Some that are coming:
Saturday, December 11th
2010 7:30 pm @ the Unitarian Center, 1187 Franklin (at Geary), San Francisco, $10
Rob Halpern will be presenting the Poetry Center's George Oppen Memorial Lecture : "Becoming a Patient of History: George Oppen's Domesticity and the Relocation of Politics."
Rob Halpern has written several books of poetry, including Rumored Place (Krupskaya 2004), Imaginary Politics (Tap Root Editions 2008), and Disaster Suites (Palm Press 2009). Music for Porn is forthcoming (Nightboat Books, 2011). With Taylor Brady, he also co-authored the book length poem Snow Sensitive Skin (Atticus/Finch 2007), which has just been reissued by Displaced Press.
Currently, he’s co-editing, together with Kathleen Fraser, the poems of the late Frances Jaffer, and translating the early essays of Georges Perec, the second of which, “Commitment or the Crisis of Language,” recently appeared in the Review of Contemporary Fiction with an essay of his own on Perec.
An active participant in the Nonsite Collective, Rob lives in San Francisco and Ypsilanti, Michigan, where he teaches English and Creative Writing (Poetry Center).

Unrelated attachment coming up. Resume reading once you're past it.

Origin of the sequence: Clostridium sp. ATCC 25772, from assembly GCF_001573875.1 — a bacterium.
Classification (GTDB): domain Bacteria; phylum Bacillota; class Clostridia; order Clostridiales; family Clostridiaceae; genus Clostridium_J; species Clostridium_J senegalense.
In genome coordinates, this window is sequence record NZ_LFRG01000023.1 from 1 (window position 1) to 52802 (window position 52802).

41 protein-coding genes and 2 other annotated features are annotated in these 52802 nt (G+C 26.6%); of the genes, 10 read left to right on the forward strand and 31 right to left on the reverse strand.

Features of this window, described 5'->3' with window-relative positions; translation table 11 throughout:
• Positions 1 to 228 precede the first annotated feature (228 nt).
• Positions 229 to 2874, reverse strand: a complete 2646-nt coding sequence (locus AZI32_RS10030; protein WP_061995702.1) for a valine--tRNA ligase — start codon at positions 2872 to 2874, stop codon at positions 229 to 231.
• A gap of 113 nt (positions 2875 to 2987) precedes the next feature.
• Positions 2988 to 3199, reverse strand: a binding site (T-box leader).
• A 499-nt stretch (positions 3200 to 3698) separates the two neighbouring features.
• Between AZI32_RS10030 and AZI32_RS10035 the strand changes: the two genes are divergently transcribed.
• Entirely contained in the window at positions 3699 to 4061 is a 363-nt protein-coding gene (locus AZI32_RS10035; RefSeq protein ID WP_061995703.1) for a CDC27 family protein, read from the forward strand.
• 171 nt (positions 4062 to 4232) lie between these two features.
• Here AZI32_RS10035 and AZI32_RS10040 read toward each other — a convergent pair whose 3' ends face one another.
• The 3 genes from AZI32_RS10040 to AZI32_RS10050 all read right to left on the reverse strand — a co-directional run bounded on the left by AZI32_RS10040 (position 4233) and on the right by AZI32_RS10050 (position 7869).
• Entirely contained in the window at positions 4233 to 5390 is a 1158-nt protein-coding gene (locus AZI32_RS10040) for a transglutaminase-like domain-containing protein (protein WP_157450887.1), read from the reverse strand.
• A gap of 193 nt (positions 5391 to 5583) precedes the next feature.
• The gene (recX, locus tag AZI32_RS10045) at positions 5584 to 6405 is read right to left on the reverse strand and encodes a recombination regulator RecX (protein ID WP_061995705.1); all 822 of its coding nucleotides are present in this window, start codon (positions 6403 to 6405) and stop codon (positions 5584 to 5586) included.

Tuesday, December 14, 2010; 7:30 pm
READING AND BOOK RELEASE PARTY
Belladonna Series is beside itself tickled to release The Wide Road, the long awaited masterpiece collaboration of two of our heroes Lyn Hejinian and Carla Harryman. Self-described as a “picaresque buddy being,” The Wide Road is a reveling revelatory investigation of the female body, female friendship, writing, community, activism, travel and the nature and possibility of human thinking. Please join us in celebration of this wonderful book and partnership.
Carla Harryman is the author of twelve books of poetry, prose plays, and essays, most recently the Essay Press publication Adorno’s Noise, two experimental novels, Gardener of Stars (2001) and The Words: after Carl Sandburg’s Rootabaga Stories and Jean-Paul Sartre (1999). Harryman teaches in the Department of English at Eastern Michigan University and is on the faculty of the Milton Avery School of the Arts Graduate Program at Bard College.